The pattern of A. fuscus is quite distinctive. It is also smaller (up to 3 mm) and darker than the more common A. verbasci.
During the summer months, the adult beetles are often found outside, feeding on pollen and nectar of plants - particularly of the Umbellifers and plants such as Lily of the Valley, or on window sills. After mating, the females can fly through open windows into buildings to lay eggs.
All year round.
Common egg laying sites are on material of animal origins such as wool carpets and clothing, animal furs etc. Damage is caused by the larvae (woolly bears) hatching from the eggs and feeding on the materials until fully grown when they pupate. The adults emerge from the pupal case in late spring or early summer and fly towards the outside to feed and mate. They are commonly found on windowsills in the summer as a result. The whole life cycle is normally completed in a year.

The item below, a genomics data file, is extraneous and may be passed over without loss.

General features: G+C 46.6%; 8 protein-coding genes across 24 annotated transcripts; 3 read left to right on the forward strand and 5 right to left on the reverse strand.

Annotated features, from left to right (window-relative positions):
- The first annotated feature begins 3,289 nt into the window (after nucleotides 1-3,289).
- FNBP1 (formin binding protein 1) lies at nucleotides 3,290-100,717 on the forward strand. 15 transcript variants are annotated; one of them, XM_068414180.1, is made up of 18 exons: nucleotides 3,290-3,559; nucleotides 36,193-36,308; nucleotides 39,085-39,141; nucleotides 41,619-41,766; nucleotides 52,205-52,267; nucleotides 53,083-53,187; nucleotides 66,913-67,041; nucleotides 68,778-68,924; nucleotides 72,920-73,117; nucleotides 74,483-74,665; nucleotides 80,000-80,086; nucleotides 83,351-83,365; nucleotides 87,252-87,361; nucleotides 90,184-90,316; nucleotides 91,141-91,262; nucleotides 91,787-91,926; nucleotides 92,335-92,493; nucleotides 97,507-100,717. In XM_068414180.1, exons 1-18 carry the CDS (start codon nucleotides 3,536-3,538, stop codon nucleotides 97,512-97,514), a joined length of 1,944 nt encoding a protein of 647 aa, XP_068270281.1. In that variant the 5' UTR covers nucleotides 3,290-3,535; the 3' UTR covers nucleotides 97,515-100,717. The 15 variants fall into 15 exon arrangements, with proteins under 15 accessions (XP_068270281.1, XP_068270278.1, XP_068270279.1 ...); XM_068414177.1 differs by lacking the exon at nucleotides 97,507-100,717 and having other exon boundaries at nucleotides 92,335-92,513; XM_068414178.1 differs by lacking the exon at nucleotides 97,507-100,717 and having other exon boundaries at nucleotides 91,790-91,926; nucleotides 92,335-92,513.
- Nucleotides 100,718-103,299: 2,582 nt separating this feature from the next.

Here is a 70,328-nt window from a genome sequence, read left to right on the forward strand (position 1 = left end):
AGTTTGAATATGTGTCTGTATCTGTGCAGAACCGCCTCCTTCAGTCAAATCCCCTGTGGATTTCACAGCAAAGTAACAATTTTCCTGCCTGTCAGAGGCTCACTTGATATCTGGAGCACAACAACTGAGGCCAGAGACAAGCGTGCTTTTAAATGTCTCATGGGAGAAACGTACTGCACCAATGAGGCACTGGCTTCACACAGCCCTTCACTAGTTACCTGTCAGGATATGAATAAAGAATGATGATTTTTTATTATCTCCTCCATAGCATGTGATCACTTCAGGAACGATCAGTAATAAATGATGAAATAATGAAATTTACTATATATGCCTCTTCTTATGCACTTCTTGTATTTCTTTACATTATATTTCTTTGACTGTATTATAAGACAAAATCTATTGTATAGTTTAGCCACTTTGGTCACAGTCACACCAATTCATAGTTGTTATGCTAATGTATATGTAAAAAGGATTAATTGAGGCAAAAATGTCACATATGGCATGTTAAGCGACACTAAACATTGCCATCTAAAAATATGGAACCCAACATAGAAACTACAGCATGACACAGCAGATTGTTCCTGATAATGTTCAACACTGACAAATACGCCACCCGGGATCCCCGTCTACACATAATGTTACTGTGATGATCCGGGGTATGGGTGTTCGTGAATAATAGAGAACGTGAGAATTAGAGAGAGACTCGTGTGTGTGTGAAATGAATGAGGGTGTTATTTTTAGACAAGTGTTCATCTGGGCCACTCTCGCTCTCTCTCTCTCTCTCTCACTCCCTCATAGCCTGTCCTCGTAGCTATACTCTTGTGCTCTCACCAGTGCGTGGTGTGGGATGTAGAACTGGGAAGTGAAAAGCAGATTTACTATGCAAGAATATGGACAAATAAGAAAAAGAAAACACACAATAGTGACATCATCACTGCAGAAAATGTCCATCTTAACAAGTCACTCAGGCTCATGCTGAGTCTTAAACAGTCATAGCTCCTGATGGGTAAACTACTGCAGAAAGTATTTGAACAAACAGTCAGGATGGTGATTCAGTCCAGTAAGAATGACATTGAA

Common and widespread in England and Wales.
Occasional in Leicestershire and Rutland. There were a total of 22 VC55 records for this species up to March 2015.
Leicestershire & Rutland Map
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Yellow squares = NBN records (all known data)
Coloured circles = NatureSpot records: 2020+ | 2015-2019 | pre-2015
- Species group:
- Records on NatureSpot:
- First record:
- 16/06/2011 (Calow, Graham)
- Last record:
- 02/05/2022 (Smith, Peter)
Total records by month
% of records within its species group
10km squares with records
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